The following solicited adverse reactions were collected through daily diaries: stuffy nose, cough, sore throat, stomach pain, headache, diarrhea, nausea, and joint pain (within 14 days post enrollment for subjects in the initial safety cohort (n=878) and within 7 days post enrollment all subjects (n= 4040) for the rest of safety population). Those solicited adverse reactions reported by ≥ 5 % of subjects in either the vaccine or placebo treatment groups are presented in Table 1.
Table 1: Solicited Adverse Reactions, Days 0-7 for All
Subjects and Days 8-14 for the Safety Cohort, Reported by ≥ 5% of
Subjects in the Multicenter Safety and Efficacy Trial
|Adverse Reaction*||Adenovirus Type 4 and Type 7 Vaccine, Live, Oral||Placebo|
N = 660
N = 218
|Nasal Congestion (Stuffy Nose)||463||15.3||49||8.4||141||14.0||12||6.2|
|Pharyngolaryngeal Pain (Sore Throat)||391||12.9||72||12.3||124||12.3||24||12.3|
|*MedDRA Preferred Term|
Pyrexia (temp ≥ 100.5°F) within 7 days, was reported to occur in 1.4% (42/3030) of vaccine recipients and 0.5% (5/961) of placebo recipients who were not diagnosed with ARD. During the 8-14 days post vaccination, rates of pyrexia were 0.6% (4/659) and 1.1% (2/170) in vaccine and placebo recipients respectively.
Non-Solicited Adverse Reactions
Non-solicited adverse reactions, that occurred Days 15-56 in the safety cohort and Days 8-56 for all remaining subjects, reported by ≥ 5 % of subjects in either the vaccine or placebo treatment groups are presented in Table 2.
Table 2: Nonsolicited Adverse Reactions, Days 15-56
for the Safety Cohort and Days 8-56 for all Remaining Subjects, Reported by ≥ 5%
of Subjects in the Multicenter Safety and Efficacy Trial
|Adenovirus Type 4 and Type 7 Vaccine, Live|
|Upper Respiratory Tract Infection||1135||37.5||397||39.4|
|Abdominal Pain Upper||443||14.6||157||15.6|
|*MedDRA Preferred Term|
Less common (less than 5%) adverse reactions reported in the clinical trial in military recruits receiving Adenovirus Type 4 and Type 7 Vaccine, Live, Oral, versus placebo, respectively included rhinorrhea (128 [4.22%] vs. 25 [2.48%]), pain in extremity (130 [4.29%] vs. 37 [3.67%]), and pyrexia (fever greater than or equal to100.5 °F) (126 [4.16%] vs. 49 [4.86%]).
Safety and Immunogenicity Trial
Five SAEs were reported among the 58 subjects in the safety and immunogenicity trial. Two SAEs occurred among the vaccine recipients: one case of pneumonia reported on Day 33 of the follow-up period, and a report of appendicitis occurring on Day 118 of follow-up period. Three SAEs were reported among placebo recipients: one case of pneumonia on Day 10 and one case of upper respiratory infection reported on Day 14, and a right thigh abscess reported at Day 91.
Concomitant Vaccine Administration
In clinical studies Adenovirus Type 4 and Type 7 Vaccine, Live, Oral was administered concurrently with other vaccines [See ADVERSE REACTIONS]. Data were not available to assess whether Adenovirus Type 4 and Type 7 Vaccine, Live, Oral interferes with the immune response to the other vaccines.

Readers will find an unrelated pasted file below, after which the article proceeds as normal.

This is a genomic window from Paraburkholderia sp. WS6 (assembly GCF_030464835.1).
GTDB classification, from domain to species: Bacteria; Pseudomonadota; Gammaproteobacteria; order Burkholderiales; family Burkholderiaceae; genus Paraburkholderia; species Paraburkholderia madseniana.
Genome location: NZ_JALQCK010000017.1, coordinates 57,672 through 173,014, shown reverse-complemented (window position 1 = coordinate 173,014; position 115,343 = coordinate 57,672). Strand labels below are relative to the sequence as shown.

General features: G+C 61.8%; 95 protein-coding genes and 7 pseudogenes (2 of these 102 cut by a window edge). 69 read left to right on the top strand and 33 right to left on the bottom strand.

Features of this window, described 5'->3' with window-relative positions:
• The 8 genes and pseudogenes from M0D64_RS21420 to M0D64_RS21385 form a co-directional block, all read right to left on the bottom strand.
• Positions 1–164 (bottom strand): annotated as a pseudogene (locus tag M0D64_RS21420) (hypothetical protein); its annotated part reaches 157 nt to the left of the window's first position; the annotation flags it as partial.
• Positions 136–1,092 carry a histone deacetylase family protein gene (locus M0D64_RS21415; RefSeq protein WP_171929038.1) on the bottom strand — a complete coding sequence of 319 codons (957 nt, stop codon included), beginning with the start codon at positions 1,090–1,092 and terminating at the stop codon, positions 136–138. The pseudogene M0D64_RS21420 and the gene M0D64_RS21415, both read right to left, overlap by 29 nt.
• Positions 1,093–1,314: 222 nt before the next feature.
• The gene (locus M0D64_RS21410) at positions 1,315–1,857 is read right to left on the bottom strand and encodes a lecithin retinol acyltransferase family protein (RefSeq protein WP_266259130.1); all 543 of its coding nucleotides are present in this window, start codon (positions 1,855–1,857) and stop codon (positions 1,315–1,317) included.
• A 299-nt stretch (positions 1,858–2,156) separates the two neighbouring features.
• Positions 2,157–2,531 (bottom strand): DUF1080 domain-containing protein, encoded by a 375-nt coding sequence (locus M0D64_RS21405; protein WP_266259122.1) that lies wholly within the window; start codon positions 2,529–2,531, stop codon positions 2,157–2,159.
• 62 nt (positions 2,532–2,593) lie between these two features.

There are no data regarding the use of Adenovirus Type 4 and Type 7 Vaccine, Live, Oral concomitantly with immunosuppressive therapies, e.g., irradiation, antimetabolites, alkylating agents, cytotoxic drugs, and corticosteroids (used in greater than physiologic doses). [See Altered Immunocompetence]
Included as part of the PRECAUTIONS section.
The safety and effectiveness of Adenovirus Type 4 and Type 7 Vaccine, Live, Oral in immunocompromised individuals has not been evaluated.
Shedding And Transmission
People who come in close contact with those who were vaccinated, including other vaccinees, may be exposed to the virus present in the stool and may develop disease. [See Pharmacodynamics]
Persons vaccinated with Adenovirus Type 4 and Type 7 Vaccine, Live, Oral should exercise caution when in close contact with children less than 7 years of age and immunocompromised individuals such as those with HIV infection and cancer, or those receiving immunosuppressive therapy during the 28 day period of viral shedding following the vaccination. [See Use in Specific Populations and Pharmacodynamics]
Vaccinees should exercise caution when in close contact with pregnant women during the 28 day period of shedding because fetal harm may result if pregnant women are exposed to adenovirus. [See Pregnancy and Pharmacodynamics]
Human Serum Albumin
Adenovirus Type 4 and Type 7 Vaccine, Live, Oral contains albumin, a derivative of human blood. It is present at concentrations of < 0.3 mg/tablet. Based on effective donor screening, and product manufacturing processes, it carries an extremely remote risk for transmission of viral diseases. A theoretical risk for transmission of Creutzfeld-Jakob disease (CJD) also is considered extremely remote. No cases of transmissions of viral diseases or CJD have ever been identified for human albumin.
Use In Specific Populations
Pregnancy Category: Contraindication [See CONTRAINDICATIONS]